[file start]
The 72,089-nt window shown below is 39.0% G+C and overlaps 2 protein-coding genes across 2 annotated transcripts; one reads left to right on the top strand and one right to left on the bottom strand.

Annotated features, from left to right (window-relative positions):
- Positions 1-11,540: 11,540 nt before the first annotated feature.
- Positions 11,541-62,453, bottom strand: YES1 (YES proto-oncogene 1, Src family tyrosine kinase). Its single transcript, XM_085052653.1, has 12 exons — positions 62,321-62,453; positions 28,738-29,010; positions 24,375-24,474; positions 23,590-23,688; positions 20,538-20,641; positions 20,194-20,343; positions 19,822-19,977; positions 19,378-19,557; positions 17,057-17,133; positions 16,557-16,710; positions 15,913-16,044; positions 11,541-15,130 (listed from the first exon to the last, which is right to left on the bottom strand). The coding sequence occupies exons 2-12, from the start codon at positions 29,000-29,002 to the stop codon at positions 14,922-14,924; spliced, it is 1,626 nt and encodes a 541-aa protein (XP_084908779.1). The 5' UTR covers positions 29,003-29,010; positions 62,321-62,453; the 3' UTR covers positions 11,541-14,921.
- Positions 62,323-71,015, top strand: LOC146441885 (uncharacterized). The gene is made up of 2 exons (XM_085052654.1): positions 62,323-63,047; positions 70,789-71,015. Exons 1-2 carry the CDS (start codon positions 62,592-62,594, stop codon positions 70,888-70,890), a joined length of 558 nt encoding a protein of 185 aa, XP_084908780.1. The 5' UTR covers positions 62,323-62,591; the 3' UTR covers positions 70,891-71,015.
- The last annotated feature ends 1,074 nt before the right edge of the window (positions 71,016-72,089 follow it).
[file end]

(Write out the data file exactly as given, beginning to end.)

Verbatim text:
The 72,089-nt window shown below is 39.0% G+C and overlaps 2 protein-coding genes across 2 annotated transcripts; one reads left to right on the top strand and one right to left on the bottom strand.

Annotated features, from left to right (window-relative positions):
- Positions 1-11,540: 11,540 nt before the first annotated feature.
- Positions 11,541-62,453, bottom strand: YES1 (YES proto-oncogene 1, Src family tyrosine kinase). Its single transcript, XM_085052653.1, has 12 exons — positions 62,321-62,453; positions 28,738-29,010; positions 24,375-24,474; positions 23,590-23,688; positions 20,538-20,641; positions 20,194-20,343; positions 19,822-19,977; positions 19,378-19,557; positions 17,057-17,133; positions 16,557-16,710; positions 15,913-16,044; positions 11,541-15,130 (listed from the first exon to the last, which is right to left on the bottom strand). The coding sequence occupies exons 2-12, from the start codon at positions 29,000-29,002 to the stop codon at positions 14,922-14,924; spliced, it is 1,626 nt and encodes a 541-aa protein (XP_084908779.1). The 5' UTR covers positions 29,003-29,010; positions 62,321-62,453; the 3' UTR covers positions 11,541-14,921.
- Positions 62,323-71,015, top strand: LOC146441885 (uncharacterized). The gene is made up of 2 exons (XM_085052654.1): positions 62,323-63,047; positions 70,789-71,015. Exons 1-2 carry the CDS (start codon positions 62,592-62,594, stop codon positions 70,888-70,890), a joined length of 558 nt encoding a protein of 185 aa, XP_084908780.1. The 5' UTR covers positions 62,323-62,591; the 3' UTR covers positions 70,891-71,015.
- The last annotated feature ends 1,074 nt before the right edge of the window (positions 71,016-72,089 follow it).